Have you ever wondered what is all that noise your joints sometimes make when you move? Ever wonder “why do my joints pop”? Is it good or bad when it happens? Well the answer is, it depends. That’s probably not the answer you wanted. But sometimes the noise could mean an underlying problem. 

Joint cavitation

A joint cavitation happens when you stretch a joint capsule and release the pressure inside. These sounds are often caused by the sudden release of gas bubbles within the joint fluid. Because the pressure inside your joint is more than the pressure outside of your joint, you will hear a pop. This is similar to opening up a bottle of champagne. 

When you “crack” your knuckles, or see a trained chiropractor, this is what is happening.  Joint  cavitations are generally harmless and commonly occur during movements or manipulations of the joints. Joint cavitation, or manipulation, has been shown to decrease pain and improve range of motion. This is why it feels good. It also helps to break up scar tissue and/or adhesions, allowing the joint to heal properly.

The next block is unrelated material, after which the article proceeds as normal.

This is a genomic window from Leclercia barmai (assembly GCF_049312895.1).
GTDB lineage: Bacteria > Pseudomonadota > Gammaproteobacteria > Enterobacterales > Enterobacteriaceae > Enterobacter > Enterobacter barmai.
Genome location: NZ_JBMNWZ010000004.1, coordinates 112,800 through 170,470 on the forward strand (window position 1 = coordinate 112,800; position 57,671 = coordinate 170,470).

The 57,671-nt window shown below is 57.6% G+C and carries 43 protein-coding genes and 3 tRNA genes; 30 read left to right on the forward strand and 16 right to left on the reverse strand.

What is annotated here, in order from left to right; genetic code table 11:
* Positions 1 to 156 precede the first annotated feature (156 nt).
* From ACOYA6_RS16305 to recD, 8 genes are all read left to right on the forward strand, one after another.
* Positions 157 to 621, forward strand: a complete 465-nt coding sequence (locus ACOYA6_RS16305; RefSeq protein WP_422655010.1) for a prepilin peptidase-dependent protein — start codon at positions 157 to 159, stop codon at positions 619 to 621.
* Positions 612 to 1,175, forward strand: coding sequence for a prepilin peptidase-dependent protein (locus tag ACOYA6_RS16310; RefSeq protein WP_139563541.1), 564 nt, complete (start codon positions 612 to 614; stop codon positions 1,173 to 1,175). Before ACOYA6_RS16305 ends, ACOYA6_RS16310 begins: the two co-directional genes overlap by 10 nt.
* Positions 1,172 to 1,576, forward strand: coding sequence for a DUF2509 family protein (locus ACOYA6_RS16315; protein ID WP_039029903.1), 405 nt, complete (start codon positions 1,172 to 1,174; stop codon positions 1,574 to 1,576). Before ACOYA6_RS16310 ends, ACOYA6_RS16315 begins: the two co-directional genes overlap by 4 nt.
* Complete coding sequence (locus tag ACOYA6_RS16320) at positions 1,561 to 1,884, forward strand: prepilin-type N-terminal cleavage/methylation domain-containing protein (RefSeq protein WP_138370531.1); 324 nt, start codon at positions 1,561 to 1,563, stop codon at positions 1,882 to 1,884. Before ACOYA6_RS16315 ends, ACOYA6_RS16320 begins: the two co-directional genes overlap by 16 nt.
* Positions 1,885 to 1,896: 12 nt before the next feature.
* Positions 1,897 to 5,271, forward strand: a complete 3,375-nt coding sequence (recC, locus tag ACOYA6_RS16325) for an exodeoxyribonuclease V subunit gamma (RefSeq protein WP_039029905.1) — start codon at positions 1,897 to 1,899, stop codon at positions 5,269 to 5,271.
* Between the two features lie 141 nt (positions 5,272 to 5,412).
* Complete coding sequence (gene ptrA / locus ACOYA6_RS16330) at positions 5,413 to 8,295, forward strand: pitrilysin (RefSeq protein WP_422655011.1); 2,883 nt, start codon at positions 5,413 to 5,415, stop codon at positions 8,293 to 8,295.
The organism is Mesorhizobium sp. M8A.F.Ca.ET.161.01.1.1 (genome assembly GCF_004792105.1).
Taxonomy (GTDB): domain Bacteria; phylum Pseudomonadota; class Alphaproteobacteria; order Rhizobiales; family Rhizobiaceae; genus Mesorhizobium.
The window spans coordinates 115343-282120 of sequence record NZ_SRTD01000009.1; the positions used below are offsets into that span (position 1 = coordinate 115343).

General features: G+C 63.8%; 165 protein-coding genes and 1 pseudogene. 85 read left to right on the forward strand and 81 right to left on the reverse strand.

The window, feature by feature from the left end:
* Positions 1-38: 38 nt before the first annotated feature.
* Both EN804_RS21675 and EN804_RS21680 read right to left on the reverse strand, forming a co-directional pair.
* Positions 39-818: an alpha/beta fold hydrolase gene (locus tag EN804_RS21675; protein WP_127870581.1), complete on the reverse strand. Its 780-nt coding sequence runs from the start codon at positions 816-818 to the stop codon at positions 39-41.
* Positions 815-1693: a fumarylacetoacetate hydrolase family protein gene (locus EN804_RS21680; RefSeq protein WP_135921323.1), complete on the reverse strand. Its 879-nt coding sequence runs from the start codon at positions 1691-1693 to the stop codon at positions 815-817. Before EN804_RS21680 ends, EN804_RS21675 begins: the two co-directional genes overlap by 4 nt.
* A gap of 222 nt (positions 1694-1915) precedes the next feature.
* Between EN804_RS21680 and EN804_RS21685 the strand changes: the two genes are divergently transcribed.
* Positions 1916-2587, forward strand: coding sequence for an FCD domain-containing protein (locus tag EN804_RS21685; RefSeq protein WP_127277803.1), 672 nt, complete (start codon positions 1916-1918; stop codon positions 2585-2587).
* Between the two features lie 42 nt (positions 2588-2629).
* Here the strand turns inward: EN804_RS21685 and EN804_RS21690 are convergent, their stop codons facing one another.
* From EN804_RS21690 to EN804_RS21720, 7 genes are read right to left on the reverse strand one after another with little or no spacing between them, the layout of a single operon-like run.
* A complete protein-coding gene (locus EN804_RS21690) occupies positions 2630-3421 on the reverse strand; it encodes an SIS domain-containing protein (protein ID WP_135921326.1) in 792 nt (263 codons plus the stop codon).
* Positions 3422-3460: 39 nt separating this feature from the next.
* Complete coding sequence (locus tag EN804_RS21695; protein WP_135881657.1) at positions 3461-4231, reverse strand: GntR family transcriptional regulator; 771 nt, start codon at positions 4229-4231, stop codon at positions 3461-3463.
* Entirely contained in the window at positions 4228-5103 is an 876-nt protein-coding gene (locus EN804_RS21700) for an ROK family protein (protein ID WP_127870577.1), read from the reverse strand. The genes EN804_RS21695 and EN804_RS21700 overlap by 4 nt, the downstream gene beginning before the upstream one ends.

Joint crepitus 

Joints that pop every time you move them are usually from joint crepitus. Joint crepitus refers to a cracking, popping, or grinding sound or sensation that occurs within a joint during movement. It can be caused by various factors, such as roughened joint surfaces, cartilage damage, or the presence of air or fluid within the joint. Joint crepitus can sometimes indicate an underlying joint condition or injury, and it is advisable to consult a healthcare professional for a proper evaluation if you experience persistent or painful crepitus.

Chiropractic Care for Joint Crepitus 

If you have been experiencing joint crepitus, chiropractic care can help. Often times abnormally loaded joints will be the cause of joint crepitus. Poor posture and poor spinal alignment will cause abnormal loads on your joints. Seeing a corrective care chiropractor to correct  your posture and spinal alignment can help to take the abnormal stress off of your  joints, allowing them to heal. This in turn will take care of the joint crepitus.